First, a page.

AMDISS & UJOSS Are Not "Media" Per Se Brother Alier.

"Under my long chairmanship of AMDISS, from its formation in 2003 to 2014, we had thought it necessary at a certain point to educate, through regular dialogue, our security forces on the important role of the media in national stability and development".

 
By Jacob J Akol*
 
We must differentiate the woods from the forest, brother Elija Alier of South Sudan Media Authority. Whatever powers have been bestowed on you to reign in independent media, domestic and foreign, you go too far by attempting to bring under your control organisations that speak for the media and journalists.
 
It seems that my meeting with you in your office in Juba a week ago, though cordial, appears to have failed to bring home the nature of my visit, since you followed this with a threatening directive to AMDISS and UJOSS barely 24 hours following our meeting, obviously a conclusion already arrived at even before the meeting.

AMDISS is an Association for Media Development in South Sudan, fully responsible and legally answerable to its Executive Board of Directors, which is composed of executive editors of independent media houses. To claim authority over AMDISS by "South Sudan Media Authority" is to attempt to rob independent media of what is legitimately their arm.

In that role of media development, AMDISS has worked with the SPLM of John Garang since its formation in 2003 and with the Government of Southern Sudan/South Sudan since 2005. The media laws, spearheaded by AMDISS and international partners, were jointly developed with South Sudan's Ministry of Information and Broadcasting. But, how and why what was intended in the media laws as a body responsible for frequencies and spectrum distribution for broadcast media has metamorphosed into a “Media Authority” for total control of anything mentioning media remains to be made clearer.
 
Both the Union of Journalists for South Sudan and Association of Media Women in South Sudan AMWISS, stand as realised objectives of AMDISS in developing media in South Sudan.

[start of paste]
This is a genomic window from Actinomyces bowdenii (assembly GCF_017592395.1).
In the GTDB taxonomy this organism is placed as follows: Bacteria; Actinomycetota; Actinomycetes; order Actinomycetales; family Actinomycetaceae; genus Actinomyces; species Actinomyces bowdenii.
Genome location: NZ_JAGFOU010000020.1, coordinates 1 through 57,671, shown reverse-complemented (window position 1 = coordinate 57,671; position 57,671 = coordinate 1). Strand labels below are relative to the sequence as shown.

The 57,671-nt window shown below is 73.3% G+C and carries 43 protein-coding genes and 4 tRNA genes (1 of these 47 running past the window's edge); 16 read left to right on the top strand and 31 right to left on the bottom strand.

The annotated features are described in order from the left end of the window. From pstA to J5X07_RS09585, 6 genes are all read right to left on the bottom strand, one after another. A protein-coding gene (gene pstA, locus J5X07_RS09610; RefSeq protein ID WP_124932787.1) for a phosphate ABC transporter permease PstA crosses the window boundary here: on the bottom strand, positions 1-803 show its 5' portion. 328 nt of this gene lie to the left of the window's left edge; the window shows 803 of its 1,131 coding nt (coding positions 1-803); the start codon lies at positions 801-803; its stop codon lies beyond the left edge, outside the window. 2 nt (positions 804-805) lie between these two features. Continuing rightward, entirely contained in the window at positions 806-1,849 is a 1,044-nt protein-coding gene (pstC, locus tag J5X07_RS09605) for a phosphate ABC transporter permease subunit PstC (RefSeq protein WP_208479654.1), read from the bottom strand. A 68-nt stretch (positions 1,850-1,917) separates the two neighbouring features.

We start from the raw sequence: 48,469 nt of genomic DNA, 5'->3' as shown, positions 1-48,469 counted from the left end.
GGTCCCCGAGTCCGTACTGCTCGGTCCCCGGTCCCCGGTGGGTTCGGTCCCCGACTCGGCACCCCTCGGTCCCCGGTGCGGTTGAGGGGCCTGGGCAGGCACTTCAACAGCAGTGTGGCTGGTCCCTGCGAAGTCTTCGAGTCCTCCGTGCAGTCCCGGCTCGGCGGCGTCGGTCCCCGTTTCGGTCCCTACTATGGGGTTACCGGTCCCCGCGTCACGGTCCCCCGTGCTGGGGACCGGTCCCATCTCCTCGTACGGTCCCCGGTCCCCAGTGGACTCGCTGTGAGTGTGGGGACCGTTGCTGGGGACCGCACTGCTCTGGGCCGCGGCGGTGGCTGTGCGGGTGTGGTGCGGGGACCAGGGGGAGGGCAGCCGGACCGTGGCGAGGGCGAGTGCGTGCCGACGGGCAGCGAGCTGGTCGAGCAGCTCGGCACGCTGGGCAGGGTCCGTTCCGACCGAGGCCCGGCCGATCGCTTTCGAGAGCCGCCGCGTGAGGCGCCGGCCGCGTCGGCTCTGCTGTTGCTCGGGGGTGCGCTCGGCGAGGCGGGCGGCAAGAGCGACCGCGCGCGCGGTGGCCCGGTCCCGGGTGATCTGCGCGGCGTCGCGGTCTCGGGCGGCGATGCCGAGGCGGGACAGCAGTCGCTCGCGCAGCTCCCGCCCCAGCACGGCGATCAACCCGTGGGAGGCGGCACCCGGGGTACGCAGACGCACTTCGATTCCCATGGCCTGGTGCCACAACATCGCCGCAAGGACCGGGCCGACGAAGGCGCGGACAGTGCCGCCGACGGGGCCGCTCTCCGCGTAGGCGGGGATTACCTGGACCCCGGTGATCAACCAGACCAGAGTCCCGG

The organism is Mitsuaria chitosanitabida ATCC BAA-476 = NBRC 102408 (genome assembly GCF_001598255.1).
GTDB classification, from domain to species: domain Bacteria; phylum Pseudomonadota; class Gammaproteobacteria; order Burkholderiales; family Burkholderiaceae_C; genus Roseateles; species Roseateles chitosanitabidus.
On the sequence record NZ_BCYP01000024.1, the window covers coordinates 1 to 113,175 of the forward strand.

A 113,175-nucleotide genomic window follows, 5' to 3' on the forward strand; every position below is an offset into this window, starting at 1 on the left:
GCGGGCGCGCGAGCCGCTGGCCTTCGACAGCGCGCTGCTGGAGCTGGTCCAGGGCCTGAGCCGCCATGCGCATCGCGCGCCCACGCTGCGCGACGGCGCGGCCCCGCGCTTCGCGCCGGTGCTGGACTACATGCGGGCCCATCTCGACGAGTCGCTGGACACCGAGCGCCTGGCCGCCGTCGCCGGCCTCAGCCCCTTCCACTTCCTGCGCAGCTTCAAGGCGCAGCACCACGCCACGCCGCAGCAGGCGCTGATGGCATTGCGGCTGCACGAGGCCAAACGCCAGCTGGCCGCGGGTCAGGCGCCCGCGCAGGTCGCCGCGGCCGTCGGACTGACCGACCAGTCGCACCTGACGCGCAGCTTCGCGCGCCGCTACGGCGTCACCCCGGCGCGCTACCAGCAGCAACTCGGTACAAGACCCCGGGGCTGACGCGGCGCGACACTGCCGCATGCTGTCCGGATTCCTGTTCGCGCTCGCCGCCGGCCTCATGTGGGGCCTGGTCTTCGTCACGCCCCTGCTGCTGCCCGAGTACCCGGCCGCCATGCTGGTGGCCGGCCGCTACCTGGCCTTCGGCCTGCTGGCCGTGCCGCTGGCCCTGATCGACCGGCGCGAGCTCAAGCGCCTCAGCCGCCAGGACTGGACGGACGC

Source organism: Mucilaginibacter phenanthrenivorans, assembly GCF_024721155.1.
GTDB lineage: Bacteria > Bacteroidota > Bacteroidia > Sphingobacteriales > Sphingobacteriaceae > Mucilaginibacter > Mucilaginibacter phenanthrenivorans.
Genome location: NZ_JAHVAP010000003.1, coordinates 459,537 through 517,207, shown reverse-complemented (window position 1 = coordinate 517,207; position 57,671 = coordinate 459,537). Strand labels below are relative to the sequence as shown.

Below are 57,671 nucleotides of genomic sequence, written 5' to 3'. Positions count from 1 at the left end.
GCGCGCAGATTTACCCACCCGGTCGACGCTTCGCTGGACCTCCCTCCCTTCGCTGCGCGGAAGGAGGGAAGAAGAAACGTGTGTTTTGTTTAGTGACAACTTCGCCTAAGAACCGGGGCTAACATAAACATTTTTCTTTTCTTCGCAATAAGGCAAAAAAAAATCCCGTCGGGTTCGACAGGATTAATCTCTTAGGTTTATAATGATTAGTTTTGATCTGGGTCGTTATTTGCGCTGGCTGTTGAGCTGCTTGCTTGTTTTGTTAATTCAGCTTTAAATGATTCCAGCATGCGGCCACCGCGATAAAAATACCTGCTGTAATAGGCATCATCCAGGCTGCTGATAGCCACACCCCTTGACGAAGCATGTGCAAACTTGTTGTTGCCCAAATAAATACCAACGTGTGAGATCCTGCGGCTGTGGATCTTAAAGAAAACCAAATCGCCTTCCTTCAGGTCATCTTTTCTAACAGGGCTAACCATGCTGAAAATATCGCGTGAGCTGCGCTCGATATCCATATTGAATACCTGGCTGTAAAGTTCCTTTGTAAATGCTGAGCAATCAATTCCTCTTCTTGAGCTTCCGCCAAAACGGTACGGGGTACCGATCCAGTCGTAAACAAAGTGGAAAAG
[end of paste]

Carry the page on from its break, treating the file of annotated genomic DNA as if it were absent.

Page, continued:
Most importantly, the establishment of Media Development Institute, MDI, currently in AMDISS premises and which has now started formal training of journalists, should be a further reason to praise AMDISS efforts in developing media in South Sudan, instead of “Media Authority” questioning “the legality and authority” of AMDISS to form such an institute. If not AMDISS, who else? The “Media Authority” did not even exist when these efforts to develop the media were made!
 
Under my long chairmanship of AMDISS, from its formation in 2003 to 2014, we had thought it necessary at a certain point to educate, through regular dialogue, our security forces on the important role of the media in national stability and development; we were grateful that many top officers in the police and security were extremely cooperative and much understanding was in progress.
 
Now I hear the recently formed “Media Authority” has written to the National Security, seeking clarification of how AMDISS had come to organize and even chair some of these dialogue meetings. What is the harm in such a co-operation?
 

My final advice to brother Alier, Director of the Media Authority, is to please slow down a bit, for all of us to find a better way forward for our developing media and our country. Do not go overboard with the phrase, “Media Authority” and try to subjugate left and right what have been responsible bodies for over a decade. As they say, do not attempt to kill the goose that lays the golden egg, for you may end up with out a single egg.      

*Jacob J Akol is Chief Editor of Gurtong Media.

 

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